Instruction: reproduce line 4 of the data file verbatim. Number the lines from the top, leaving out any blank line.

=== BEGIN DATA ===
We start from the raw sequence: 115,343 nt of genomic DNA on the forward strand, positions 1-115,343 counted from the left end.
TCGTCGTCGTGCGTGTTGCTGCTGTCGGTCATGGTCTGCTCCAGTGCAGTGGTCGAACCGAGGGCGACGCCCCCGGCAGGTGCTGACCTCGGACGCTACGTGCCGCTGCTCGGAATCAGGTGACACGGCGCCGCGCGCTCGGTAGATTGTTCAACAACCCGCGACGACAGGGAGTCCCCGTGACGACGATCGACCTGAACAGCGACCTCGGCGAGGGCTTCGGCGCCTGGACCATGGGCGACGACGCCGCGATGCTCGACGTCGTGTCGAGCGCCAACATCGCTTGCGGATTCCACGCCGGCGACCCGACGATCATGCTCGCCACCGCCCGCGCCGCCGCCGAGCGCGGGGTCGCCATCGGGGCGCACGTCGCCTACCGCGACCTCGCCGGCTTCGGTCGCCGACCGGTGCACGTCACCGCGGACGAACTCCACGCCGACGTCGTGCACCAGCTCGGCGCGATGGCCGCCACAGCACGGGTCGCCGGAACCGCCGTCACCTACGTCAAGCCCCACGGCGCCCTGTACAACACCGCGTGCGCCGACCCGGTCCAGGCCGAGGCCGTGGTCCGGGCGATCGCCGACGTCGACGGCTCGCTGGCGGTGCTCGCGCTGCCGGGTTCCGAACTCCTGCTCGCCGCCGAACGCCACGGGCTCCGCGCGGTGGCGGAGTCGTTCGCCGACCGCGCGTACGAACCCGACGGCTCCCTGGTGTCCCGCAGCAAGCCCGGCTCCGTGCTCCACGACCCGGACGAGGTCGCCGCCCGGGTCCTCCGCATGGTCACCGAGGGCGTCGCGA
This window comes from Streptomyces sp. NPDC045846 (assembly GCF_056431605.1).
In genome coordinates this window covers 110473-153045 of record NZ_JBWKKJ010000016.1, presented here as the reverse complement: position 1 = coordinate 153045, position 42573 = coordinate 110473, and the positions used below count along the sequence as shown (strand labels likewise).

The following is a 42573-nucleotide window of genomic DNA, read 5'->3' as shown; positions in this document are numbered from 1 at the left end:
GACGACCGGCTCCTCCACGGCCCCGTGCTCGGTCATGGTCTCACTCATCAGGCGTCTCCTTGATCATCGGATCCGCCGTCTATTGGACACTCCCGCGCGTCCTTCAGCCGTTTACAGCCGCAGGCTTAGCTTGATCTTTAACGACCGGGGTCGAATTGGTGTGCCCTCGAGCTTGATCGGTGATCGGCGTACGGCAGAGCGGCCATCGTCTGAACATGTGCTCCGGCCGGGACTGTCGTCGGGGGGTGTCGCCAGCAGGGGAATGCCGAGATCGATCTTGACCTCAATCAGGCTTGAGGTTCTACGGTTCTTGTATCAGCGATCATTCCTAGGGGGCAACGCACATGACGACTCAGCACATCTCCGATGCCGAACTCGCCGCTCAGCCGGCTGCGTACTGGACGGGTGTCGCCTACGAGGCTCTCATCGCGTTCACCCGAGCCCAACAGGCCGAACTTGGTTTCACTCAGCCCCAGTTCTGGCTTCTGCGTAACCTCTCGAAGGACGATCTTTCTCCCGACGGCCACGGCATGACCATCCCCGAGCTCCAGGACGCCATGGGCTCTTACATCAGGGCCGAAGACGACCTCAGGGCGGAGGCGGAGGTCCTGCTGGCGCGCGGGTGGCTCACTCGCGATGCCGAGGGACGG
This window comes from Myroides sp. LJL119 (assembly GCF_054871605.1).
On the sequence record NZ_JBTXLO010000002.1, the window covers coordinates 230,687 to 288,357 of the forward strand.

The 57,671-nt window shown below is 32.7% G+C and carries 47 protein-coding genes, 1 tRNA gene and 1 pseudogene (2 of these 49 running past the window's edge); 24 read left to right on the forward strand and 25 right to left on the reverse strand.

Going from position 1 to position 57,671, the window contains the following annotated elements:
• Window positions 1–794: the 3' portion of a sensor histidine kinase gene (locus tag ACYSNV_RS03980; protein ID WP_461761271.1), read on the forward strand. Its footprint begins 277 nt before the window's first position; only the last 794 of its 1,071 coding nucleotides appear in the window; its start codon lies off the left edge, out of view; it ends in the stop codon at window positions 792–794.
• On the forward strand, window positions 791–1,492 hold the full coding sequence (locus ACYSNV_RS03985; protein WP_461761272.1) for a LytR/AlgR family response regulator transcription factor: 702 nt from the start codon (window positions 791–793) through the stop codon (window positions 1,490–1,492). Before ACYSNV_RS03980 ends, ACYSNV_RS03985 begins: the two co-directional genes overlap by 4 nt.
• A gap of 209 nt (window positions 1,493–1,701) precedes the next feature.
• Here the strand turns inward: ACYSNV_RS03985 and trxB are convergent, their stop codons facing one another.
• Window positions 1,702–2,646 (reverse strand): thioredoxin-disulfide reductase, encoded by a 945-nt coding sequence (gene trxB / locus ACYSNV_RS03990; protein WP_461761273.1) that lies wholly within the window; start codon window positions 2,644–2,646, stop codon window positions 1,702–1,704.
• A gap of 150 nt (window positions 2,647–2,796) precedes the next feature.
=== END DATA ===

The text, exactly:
In genome coordinates this window covers 110473-153045 of record NZ_JBWKKJ010000016.1, presented here as the reverse complement: position 1 = coordinate 153045, position 42573 = coordinate 110473, and the positions used below count along the sequence as shown (strand labels likewise).